Life can be one glorious open road or it can be filled with pot holes, breakdowns and car wrecks. This week has been a mix of smooth sailing and complete gridlock.
Multi media sites allow a person to create, view or comment on computer based programs that engage many of the senses. Sites like Voicethread and Animoto are web based programs that allow people to not only create multi media but to share it bringing people together through posting, commenting and the feedback process. Voicethread allows a person to “collect multiple voices and viewpoints in a single media package” (Friedman, Adam and Lee, John., 2009, pg. 5). This package can use various digital mediums like photos, word documents, video clips and other digital artifacts (Wilson, Brad. 2008). Voicethread has sometimes been referred to as an “audioblog” (Wilson, 2008). Animoto allows a person to make video from either still photos or from video clips. To this video you can add text and music.What kind of a journey are you having?
REFLECTIONS OF MULTI MEDIA SITES
I began this week heading out on the open road with the wind in my hair feeling great about the world. I started with a tour of the sites in the trailfire left by Joanne. I was familiar with Animoto and with Voicethread after seeing a presentation about them at a conference I had just attended. However, I had never used either program. After seeing the demonstrations at the conference and watching the trailfire I felt confident that I could conquer both of these programs. Once again what seemed easy was more challenging and frustration prevailed. The journey was far from the simple Sunday drive I had envisioned.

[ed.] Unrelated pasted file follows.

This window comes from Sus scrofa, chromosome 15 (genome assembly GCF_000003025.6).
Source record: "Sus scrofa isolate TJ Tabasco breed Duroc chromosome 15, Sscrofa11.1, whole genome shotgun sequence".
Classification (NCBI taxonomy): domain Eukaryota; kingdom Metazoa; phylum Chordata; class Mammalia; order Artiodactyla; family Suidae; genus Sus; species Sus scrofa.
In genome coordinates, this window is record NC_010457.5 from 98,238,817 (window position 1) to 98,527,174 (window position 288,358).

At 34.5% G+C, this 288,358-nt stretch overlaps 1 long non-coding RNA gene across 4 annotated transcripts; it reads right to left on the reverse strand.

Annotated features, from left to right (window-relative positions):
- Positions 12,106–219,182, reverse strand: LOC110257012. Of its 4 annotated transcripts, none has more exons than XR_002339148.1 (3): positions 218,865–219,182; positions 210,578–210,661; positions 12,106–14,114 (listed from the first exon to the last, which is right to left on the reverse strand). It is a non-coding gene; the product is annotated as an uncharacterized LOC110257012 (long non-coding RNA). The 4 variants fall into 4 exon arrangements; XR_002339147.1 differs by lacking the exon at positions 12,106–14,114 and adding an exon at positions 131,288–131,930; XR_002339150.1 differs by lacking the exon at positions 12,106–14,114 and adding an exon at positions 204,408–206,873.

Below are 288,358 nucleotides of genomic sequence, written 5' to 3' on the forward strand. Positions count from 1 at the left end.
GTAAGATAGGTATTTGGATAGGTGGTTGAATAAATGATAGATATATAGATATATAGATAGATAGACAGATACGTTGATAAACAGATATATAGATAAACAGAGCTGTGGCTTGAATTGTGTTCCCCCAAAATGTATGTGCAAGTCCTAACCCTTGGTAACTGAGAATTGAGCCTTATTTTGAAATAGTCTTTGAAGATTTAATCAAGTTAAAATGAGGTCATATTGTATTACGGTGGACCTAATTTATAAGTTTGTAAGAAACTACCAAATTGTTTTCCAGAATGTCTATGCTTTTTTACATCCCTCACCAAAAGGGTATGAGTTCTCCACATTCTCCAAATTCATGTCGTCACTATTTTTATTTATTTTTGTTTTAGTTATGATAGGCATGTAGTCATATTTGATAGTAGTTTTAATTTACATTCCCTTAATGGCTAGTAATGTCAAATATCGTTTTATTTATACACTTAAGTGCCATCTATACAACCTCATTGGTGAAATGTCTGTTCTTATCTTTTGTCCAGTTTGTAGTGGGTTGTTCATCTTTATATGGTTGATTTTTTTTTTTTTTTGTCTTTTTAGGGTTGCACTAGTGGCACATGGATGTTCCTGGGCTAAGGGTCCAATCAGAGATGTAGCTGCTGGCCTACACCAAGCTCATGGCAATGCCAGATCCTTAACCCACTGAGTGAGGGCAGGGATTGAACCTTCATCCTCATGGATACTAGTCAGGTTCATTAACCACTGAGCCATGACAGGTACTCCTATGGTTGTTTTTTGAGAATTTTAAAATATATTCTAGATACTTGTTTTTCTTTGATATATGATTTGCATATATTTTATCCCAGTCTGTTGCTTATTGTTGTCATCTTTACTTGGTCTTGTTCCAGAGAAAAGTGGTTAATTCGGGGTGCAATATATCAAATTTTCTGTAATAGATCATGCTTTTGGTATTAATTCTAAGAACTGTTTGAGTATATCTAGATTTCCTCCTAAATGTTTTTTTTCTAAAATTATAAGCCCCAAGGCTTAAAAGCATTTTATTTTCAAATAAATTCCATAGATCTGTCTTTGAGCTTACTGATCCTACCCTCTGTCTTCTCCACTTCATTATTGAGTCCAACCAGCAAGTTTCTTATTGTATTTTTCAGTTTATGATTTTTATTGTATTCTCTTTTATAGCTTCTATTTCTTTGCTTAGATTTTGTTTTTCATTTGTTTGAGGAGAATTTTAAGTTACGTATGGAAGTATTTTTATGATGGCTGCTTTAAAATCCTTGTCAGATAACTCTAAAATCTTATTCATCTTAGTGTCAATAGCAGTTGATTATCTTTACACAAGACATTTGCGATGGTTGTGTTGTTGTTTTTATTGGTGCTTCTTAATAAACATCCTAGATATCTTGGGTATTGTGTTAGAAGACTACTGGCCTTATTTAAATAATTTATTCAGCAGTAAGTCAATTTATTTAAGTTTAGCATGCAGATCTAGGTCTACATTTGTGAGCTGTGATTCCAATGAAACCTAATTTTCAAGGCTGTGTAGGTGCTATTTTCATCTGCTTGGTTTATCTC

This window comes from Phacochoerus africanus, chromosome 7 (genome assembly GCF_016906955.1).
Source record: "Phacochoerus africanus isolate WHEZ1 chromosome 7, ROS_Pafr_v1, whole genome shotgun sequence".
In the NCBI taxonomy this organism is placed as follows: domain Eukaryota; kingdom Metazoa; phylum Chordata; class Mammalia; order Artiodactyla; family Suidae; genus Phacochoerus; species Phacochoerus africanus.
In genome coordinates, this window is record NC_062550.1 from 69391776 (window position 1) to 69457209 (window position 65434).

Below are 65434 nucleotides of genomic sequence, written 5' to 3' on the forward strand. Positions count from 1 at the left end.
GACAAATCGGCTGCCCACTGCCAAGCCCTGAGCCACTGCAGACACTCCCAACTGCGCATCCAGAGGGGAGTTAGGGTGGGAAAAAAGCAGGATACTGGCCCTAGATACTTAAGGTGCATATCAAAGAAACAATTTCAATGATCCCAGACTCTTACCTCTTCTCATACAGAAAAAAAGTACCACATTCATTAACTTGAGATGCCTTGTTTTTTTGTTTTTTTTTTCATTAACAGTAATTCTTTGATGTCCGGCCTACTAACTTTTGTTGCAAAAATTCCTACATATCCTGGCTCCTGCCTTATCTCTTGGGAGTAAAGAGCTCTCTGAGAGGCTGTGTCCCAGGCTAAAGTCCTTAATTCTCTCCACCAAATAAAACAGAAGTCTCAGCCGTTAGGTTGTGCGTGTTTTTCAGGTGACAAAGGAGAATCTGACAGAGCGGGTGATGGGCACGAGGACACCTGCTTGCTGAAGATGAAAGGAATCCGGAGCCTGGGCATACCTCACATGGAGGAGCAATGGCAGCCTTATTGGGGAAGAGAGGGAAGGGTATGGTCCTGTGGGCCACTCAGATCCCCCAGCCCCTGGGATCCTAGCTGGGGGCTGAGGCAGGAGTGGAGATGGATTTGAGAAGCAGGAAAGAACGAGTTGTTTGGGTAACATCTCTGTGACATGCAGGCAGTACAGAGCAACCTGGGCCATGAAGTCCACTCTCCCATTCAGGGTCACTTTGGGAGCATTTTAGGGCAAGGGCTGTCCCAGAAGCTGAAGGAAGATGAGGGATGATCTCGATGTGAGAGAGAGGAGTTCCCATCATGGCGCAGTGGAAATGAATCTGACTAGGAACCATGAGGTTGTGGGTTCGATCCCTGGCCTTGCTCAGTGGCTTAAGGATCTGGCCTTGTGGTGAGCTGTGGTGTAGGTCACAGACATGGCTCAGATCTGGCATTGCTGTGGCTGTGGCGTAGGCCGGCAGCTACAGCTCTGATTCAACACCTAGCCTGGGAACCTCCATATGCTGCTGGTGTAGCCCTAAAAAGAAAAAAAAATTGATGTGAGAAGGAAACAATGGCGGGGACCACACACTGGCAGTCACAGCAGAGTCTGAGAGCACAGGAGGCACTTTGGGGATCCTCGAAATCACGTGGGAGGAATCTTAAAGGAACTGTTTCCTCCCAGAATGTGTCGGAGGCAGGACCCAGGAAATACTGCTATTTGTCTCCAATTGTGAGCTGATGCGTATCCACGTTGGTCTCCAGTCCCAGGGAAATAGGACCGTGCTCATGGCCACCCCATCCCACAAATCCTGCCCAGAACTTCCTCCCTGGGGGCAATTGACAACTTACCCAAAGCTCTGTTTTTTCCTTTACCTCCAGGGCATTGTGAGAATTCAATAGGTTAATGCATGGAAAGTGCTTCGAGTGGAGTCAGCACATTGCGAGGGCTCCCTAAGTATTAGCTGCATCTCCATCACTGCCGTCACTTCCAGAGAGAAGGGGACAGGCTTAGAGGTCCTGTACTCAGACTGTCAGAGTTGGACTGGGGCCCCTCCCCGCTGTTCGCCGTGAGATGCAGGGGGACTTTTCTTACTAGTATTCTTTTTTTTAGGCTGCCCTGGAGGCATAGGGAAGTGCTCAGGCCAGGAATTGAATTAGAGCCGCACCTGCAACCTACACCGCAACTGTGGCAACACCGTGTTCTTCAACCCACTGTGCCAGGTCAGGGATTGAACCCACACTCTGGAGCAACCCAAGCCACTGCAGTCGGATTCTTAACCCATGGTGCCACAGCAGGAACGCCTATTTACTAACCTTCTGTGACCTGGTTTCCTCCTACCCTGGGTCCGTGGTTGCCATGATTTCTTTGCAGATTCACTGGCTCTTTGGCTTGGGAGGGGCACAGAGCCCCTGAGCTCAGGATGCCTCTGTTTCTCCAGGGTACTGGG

I started creating my video on Animoto by selecting the pictures I was going to use. I downloaded them to my computer and then to the Animoto program. Finding the images and exporting them was easy. All I had to do was follow step one on the Animoto site. It was step two that was challenging. Trying to find appropriate music on a website that was not copyright restricted and free was hard. Once I finally found something my computer would not let it download. After sitting in complete gridlock for two hours later I gave up and came back to it two days later. After enlisting the help of my daughter, (a technology native) I was able to get the music downloaded and move on to step three. At the right you will see the link to my video.
The Voicethread was easy to construct. I had just done a lesson with my grade 3’s on foreground, midground and background in a composition. I found a picture that illustrated the concept and then asked two students (with parent permission) to comment on it. I had one type her comments and the other record hers. Smooth highway driving here!!!!!!!!
PERSONAL USE OF MULTI MEDIA
Using multi media in my personal life would be like sharing a roadmap of all of our travels with an interactive piece at each stop on the map. I would use multi media in many of the same ways as I described the use of Videosharing in a post earlier in this blog. To me Animoto is very similar to Windows MusicMaker which is the program I used in my Videosharing project. I could also use Animoto to prepare a presentation for a wedding, anniversary or as a keepsake of a memory such as my granddaughters first steps.